ANCOVA with the total callosal area/skull area ratio as the covariate showed that the total callosal area/skull area ratio was a significant covariate for each region (p<0.001 for all). The diagnostic classification (FTD, PSP, AD, and controls) was a significant factor for each region (p<0.002), except for the middle-posterior region (p=0.15). Post hoc analysis with contrast methods showed that the adjusted anterior callosal/skull area ratio in FTD (p<0.05 v PSP; p<0.0005v AD; p<0.005 vcontrols), the adjusted middle-anterior callosal/skull area ratio in PSP (p<0.05 v FTD, p<0.0005v AD, p=0.001 vcontrols), and the adjusted posterior callosal/skull area ratio in AD (p=0.0001 v FTD and PSP, p<0.05v controls) were significantly smaller than in all of the other three groups (two patient groups and controls), when the total callosal area/skull area ratio was controlled for. To assess more practically whether this characteristic pattern of callosal atrophy (fig 2) is helpful in diagnosis, we calculated regional callosal area/total callosal area ratios in each group (fig 3). The posterior/total callosal area ratio had little overlap between FTD and AD.
Across all subjects, the total callosal/skull area ratio was significantly correlated with the MMSE scores (r=0.61, p<0.001). This relation was unchanged after controlling for age and educational level (table 3). Among four callosal regions, only the middle-anterior callosal/skull area ratio showed a significant relation with the MMSE scores, when age, educational level, and callosal/skull area ratios in the other three regions were controlled for (coefficient, 23.9; SE 0.70; p<0.02).
This study showed that the pattern of atrophy of the corpus callosum is different among patients with FTD, PSP, or early onset AD. We found that the patients with FTD, PSP, or AD had significantly decreased total callosal/skull area ratios compared with controls, indicating that callosal atrophy is not a specific finding to any of these diseases. However, ANCOVA adjusted for the total callosal area/skull area ratio showed that each disease had a specific pattern of callosal atrophy which may be characteristic of each disease among other degenerative dementias exhibiting callosal atrophy. The predominance of the degree of callosal atrophy in the anterior quarter area in FTD, in the middle-anterior quarter area in PSP, and in the posterior quarter area in AD differentiated each disease from the others. These patterns of callosal atrophy were consistent with those of cortical hypometabolism in each disease.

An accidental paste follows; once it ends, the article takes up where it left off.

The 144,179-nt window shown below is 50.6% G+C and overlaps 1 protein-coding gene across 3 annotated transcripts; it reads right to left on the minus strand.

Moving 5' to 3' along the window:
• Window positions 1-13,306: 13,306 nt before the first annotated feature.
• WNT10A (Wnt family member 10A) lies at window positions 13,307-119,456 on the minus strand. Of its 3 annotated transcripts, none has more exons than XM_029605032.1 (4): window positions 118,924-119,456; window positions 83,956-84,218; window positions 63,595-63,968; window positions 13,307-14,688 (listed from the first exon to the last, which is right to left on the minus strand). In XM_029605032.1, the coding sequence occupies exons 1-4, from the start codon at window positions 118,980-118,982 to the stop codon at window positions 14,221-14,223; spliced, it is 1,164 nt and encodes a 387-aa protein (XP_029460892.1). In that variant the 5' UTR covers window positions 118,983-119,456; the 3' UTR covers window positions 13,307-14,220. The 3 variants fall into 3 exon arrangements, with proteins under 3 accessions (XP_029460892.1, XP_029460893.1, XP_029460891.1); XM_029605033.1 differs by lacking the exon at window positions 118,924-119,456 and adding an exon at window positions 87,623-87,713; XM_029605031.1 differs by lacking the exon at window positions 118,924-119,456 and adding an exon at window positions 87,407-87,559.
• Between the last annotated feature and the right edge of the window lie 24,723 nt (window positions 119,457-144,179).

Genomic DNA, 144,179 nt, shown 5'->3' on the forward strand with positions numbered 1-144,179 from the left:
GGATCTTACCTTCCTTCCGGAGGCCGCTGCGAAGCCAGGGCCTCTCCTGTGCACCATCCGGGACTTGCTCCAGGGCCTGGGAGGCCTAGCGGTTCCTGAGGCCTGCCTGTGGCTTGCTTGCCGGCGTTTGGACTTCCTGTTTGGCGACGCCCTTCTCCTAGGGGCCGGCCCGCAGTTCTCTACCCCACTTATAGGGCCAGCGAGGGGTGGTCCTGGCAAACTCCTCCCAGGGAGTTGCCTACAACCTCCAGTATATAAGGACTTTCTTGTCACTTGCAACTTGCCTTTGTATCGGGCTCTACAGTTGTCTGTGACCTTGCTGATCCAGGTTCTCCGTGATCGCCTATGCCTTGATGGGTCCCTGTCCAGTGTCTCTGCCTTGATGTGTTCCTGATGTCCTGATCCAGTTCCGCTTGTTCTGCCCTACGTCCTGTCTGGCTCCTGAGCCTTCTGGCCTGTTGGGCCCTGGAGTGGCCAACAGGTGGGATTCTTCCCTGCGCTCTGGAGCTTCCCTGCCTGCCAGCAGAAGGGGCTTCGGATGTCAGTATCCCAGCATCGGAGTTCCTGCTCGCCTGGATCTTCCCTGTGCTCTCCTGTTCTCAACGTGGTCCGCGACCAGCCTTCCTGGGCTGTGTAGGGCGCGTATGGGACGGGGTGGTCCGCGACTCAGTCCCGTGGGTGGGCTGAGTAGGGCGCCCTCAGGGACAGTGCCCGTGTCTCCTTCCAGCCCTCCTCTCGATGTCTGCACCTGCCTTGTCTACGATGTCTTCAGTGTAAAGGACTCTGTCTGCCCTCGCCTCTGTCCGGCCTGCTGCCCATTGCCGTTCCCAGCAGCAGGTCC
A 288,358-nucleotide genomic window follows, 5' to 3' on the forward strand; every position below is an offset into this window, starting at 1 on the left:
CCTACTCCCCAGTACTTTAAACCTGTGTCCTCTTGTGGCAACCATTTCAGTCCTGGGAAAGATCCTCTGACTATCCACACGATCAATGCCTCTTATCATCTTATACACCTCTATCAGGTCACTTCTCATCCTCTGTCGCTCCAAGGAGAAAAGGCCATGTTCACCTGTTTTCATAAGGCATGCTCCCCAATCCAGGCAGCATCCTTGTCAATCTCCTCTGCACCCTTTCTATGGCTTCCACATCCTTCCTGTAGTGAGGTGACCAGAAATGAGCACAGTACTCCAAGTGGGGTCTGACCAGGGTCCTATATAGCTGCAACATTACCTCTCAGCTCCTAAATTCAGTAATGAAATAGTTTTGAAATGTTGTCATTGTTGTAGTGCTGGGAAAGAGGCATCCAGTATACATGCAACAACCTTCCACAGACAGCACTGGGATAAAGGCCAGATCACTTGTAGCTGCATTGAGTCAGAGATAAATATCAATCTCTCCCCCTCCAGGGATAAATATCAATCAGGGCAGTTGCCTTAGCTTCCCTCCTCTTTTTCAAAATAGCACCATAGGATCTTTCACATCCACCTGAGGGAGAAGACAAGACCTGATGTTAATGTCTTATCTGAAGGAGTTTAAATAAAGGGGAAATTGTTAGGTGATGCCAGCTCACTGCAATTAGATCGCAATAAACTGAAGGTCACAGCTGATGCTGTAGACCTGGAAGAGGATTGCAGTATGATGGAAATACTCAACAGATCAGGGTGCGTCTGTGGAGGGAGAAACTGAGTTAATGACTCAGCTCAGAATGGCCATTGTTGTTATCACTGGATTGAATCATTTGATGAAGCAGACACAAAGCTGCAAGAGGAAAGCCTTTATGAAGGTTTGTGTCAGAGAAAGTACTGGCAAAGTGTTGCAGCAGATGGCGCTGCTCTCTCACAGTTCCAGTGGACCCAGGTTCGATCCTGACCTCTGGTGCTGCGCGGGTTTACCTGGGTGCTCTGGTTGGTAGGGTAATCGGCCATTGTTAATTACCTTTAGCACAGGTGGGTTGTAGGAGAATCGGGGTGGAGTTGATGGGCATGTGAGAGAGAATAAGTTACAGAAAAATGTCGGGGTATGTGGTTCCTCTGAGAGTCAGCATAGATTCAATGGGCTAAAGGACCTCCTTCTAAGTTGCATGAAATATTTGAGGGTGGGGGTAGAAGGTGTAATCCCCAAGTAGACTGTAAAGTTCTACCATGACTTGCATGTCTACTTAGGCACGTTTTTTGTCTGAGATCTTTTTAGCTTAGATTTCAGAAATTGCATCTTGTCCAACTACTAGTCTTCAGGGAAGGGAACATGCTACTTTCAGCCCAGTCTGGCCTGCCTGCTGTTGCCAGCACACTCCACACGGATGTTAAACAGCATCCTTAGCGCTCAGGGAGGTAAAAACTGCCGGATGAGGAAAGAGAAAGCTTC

Although use of the NINCDS-ADRDA criteria for AD and the Lund and Manchester criteria for FTD may result in reasonable accuracy for their diagnosis, FTD and AD may be difficult to distinguish clinically.9 Therefore, the diagnosis of dementia may require a multidisciplinary approach. Patients with FTD typically have early non-cognitive behavioural changes with relatively spared cognition, frontal atrophy, and enlargement of the sylvian fissures on CT and MRI, and frontotemporal deficits on SPECT or PET. By contrast, patients with AD have early cognitive changes with relatively preserved personality and behaviour, hippocampal and medial temporal lobe atrophy on CT or MRI, and parietotemporal SPECT or PET deficits.14In this study, FTD and AD were diagnosed based on clinical symptoms and signs. Neither MRI nor SPECT or PET data were used to differentiate three patient groups. Nevertheless, parietotemporal hypometabolism on PET was present in all patients with AD and bilateral frontal deficits on PET or SPECT were present in all cases of FTD. On the other hand, the difference between the pattern of cortical atrophy in FTD and AD was not so clear as the difference between the pattern of deficits on PET or SPECT. Differential patterns of cerebral degeneration in FTD and AD have been studied by using MRI or spectroscopy.22-25 A study with three dimensional images demonstrated that frontal and anterior temporal atrophy is a distinctive feature of FTD and distinguishes it from AD.25 On the routine MR images, this pattern of cortical atrophy was suspected in all our patients with FTD, but some patients with AD also showed atrophy in the frontal lobe. In addition, atrophy of the medial temporal region was present in most patients with FTD as well as in all patients with AD. Thus, in the patients studied, the pattern of callosal atrophy was better at differentiating FTD and AD than the pattern of cortical atrophy evaluated by simple visual inspection of scans (data not shown). One study also contrasted callosal atrophy in patients with FTD and patients with AD who were older than the patients in this study and showed that patients with FTD had a much smaller anterior callosal region than patients with AD.23 The evaluation of callosal atrophy may provide additional diagnostic clues to dementias, especially for FTD.